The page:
Attendees and apologies
- Clare Hicks, Scottish Government (Co-Chair – and chair for this meeting)
- Peter McNaughton, Association of Directors of Education in Scotland (ADES)
- Steven Quinn, Association of Directors of Education in Scotland (ADES)
- Sharon McLellan, Association of Heads and Deputes in Scotland (AHDS)
- Ken Thomson, Colleges Scotland
- Michael Lennon, Community Learning and Development Managers Scotland
- Matthew Sweeney, Convention of Scottish Local Authorities (CoSLA)
- Jane Brumpton, Early Years Scotland
- Andrea Bradley, Educational Institute of Scotland (EIS)
- Gayle Gorman, Education Scotland (Co-Chair)
- Ollie Bray, Education Scotland
- Joan MacKay, Education Scotland
- Jacqueline Nimmo, Education Scotland
- Richard Bell, NASUWT
- Fiona Nicholson, National Parent Forum of Scotland (NPFS)
- Tony McDaid, Regional Improvement Collaboratives
- David Barnett, School Leaders Scotland (SLS)
- Aileen Ponton, Scottish Credit and Qualifications Partnership (SCQF)
- Kathryn O 'Loan, Scottish Funding Council
- Dr Gill Stewart, Scottish Qualifications Authority
- Catherine Nicol, Scottish Secondary Teachers Association (SSTA)
- Neville Prentice, Skills Development Scotland
- Brian Green, Universities Scotland
- Louise Hayward, University of Glasgow
- Mark Priestley, University of Stirling
- Linda Brownlow, University of Strathclyde
- Hazel Bartels, Scottish Government
- Craig Flunkert, Scottish Government
- Benyamin Gaspersz, Scottish Government
- Linda Pooley, Scottish Government
- Lucia Ramon Mateo, Scottish Government (Secretary to the CAB)
- Jonathan Sewell, Scottish Government
- Ellen Willis, Scottish Government
- Jim Metcalfe, College Development Network
- John Edward, Scottish Council for Independent Schools (SCIS)
Items and actions
Claire Hicks welcomed board members to the 16th meeting of the Curriculum and Assessment Board.
Minutes of previous meeting
The minute and action from the Board’s last meeting on 2 September 2021 were introduced.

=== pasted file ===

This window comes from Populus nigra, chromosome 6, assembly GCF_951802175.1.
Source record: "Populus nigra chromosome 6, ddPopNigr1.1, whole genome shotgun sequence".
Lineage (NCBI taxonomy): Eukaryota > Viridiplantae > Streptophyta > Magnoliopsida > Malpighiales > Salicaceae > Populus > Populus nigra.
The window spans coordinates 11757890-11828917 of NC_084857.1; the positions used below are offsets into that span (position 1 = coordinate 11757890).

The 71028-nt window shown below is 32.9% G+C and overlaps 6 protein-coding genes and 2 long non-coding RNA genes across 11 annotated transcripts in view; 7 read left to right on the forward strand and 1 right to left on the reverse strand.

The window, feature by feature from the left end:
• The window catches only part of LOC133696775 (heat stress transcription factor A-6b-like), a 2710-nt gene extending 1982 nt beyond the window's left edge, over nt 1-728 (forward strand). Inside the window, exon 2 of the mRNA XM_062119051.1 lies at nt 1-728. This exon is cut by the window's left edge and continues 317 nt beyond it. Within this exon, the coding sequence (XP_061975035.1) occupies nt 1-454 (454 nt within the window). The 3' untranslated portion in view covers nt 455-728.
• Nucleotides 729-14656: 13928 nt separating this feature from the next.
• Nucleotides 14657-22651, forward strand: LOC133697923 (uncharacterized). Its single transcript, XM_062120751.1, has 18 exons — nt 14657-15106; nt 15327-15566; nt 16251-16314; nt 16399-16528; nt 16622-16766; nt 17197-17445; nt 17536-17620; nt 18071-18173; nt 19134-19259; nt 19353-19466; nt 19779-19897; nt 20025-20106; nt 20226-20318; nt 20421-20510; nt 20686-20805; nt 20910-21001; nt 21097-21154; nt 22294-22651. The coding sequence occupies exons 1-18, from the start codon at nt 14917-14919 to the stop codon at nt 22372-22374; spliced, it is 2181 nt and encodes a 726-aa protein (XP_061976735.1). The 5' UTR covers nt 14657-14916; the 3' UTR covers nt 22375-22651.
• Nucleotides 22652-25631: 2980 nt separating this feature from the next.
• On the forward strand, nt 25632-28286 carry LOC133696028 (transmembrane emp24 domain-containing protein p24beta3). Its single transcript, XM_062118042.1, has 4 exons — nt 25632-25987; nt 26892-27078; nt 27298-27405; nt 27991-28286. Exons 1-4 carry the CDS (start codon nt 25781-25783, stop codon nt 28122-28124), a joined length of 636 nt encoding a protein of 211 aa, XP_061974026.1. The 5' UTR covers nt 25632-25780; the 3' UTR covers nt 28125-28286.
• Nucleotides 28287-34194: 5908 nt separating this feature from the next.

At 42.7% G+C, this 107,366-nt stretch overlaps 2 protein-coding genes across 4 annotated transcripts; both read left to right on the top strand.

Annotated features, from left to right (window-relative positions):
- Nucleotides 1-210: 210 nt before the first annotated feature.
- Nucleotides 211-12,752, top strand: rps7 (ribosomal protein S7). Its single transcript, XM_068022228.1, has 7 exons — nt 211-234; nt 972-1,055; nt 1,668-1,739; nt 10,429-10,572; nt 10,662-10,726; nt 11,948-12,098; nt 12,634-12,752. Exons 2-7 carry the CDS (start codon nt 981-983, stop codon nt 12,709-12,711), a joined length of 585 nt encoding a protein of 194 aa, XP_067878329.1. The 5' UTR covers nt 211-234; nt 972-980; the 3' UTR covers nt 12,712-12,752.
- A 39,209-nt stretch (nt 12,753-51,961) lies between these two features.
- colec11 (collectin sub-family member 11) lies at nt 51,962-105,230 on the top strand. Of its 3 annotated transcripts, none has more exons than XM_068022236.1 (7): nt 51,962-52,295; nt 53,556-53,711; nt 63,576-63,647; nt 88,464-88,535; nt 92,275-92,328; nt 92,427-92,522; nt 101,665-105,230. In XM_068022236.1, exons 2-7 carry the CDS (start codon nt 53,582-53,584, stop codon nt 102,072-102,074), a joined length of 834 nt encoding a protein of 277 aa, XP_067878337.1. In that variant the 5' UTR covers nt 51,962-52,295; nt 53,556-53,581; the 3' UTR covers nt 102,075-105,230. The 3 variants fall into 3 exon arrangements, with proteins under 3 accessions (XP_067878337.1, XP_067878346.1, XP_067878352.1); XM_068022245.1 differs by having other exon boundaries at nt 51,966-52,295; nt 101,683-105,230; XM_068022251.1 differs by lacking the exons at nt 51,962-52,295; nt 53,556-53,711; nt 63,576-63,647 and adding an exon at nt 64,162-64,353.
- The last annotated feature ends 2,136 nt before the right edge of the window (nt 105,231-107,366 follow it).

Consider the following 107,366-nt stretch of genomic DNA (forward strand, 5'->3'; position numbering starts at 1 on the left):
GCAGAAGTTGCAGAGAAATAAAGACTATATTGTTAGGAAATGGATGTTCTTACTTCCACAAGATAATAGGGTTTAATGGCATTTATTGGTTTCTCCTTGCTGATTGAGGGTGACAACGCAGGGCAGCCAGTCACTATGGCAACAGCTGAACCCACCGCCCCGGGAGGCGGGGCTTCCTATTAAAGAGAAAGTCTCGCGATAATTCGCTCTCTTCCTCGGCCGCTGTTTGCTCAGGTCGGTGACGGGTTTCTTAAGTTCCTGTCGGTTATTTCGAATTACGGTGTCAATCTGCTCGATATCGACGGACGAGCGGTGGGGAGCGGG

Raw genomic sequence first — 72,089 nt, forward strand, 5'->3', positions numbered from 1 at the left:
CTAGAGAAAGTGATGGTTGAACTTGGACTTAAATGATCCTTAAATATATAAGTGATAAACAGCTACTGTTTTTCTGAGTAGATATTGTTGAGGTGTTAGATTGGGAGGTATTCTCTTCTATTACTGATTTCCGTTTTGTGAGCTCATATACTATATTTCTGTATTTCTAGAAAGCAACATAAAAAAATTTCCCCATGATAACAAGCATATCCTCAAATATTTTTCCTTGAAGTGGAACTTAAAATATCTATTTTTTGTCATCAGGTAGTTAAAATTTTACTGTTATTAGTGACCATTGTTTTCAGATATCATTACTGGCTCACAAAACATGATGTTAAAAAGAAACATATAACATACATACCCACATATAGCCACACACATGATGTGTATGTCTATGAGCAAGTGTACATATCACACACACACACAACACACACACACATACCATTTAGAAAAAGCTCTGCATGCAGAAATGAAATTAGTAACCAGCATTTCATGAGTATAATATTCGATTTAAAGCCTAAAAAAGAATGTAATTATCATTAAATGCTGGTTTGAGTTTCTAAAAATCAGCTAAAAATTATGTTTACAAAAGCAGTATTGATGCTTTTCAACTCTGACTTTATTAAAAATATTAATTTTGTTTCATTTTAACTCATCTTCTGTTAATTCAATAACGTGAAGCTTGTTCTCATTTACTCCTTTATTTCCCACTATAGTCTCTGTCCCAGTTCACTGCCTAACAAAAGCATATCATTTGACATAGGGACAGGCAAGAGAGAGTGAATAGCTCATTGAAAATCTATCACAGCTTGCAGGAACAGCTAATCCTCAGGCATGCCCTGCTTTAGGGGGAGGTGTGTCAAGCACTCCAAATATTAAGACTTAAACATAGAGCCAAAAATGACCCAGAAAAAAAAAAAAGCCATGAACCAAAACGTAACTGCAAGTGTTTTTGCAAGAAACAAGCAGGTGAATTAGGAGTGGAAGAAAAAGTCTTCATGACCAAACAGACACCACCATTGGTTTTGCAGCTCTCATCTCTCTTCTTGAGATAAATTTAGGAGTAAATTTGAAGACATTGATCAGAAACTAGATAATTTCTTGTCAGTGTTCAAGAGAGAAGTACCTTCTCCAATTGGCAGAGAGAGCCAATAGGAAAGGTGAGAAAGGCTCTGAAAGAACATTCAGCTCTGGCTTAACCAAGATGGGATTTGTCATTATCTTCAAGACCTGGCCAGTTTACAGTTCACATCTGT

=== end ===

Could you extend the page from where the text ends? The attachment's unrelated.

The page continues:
Craig Flunkert provided a short update on the actions from the previous meeting.
One amendment to be made. David Barnett added that he had taken part in group 3 which was not on the minutes.
Implementing ‘Scotland’s Curriculum: Into the Future’ (the OECD’s review of Curriculum for Excellence) – paper CAB-17 (01)
The Chair introduced the agenda item and asked Jonathan Sewell (Scottish Government) to provide an overview of paper CAB-17 (01).
It was confirmed that the implementation framework was published in October, and Jonathan highlighted the need for meaningful engagement and co-production of implementation with stakeholders. The Chair invited views on the timing and prioritisation. The following points were raised:
- Andrea Bradley pointed out that there needs to be an alignment of Assessments and Qualifications. There could be a swift towards two year approach. This could be a quick way to support schools to ensure they deliver breadth and depth and helps to address the issue of over assessment
- Andrea pointed out that we also need to look at increasing curriculum development capacity for teachers. Mark Priestley endorsed Andrea’s comment and highlighted that capacity building is required to ensure we support the changes we want to see. This is not only for teachers but also for schools to actually do the curriculum-making activity necessary. We would want teachers to be involved in national vision-setting as well. Trade unions and professional associations could do this on behalf of their members, looking at reimagining approaches to assessment, and moving to two year approach
- Mark also raised the need to set a clear direction, asking how we get to the end goal with clear short-term, medium-term and long-term prioritisation. However we need to be careful on how we do this and look at it as a long-term process over a number of years. David Barnett agreed with this comments and pointed out that attempting too much in too short a space of time can result in very little being achieved. Louise Hayward also agreed with these points and added that we are still coming out of a pandemic and people are exhausted. Steven Quinn added that there are consequences to people’s ability to support these timescales when there is a lot of fatigue and we need to be careful if we want the change to be sustainable
- Mark Priestly noted that we should be ensuring that purposeful, meaningful activities take place in classrooms. We should focus on how as a system we support that outcome rather than focusing on how the system works
- Ken Thomson pointed that Curriculum for Excellence has such a broad brush and it is important that we capture that in the narrative. Kathryn O’Loan suggested that discussions with universities take place on assessments. Kathryn also pointed that one of the strengths of our system is the connections between the different parts of it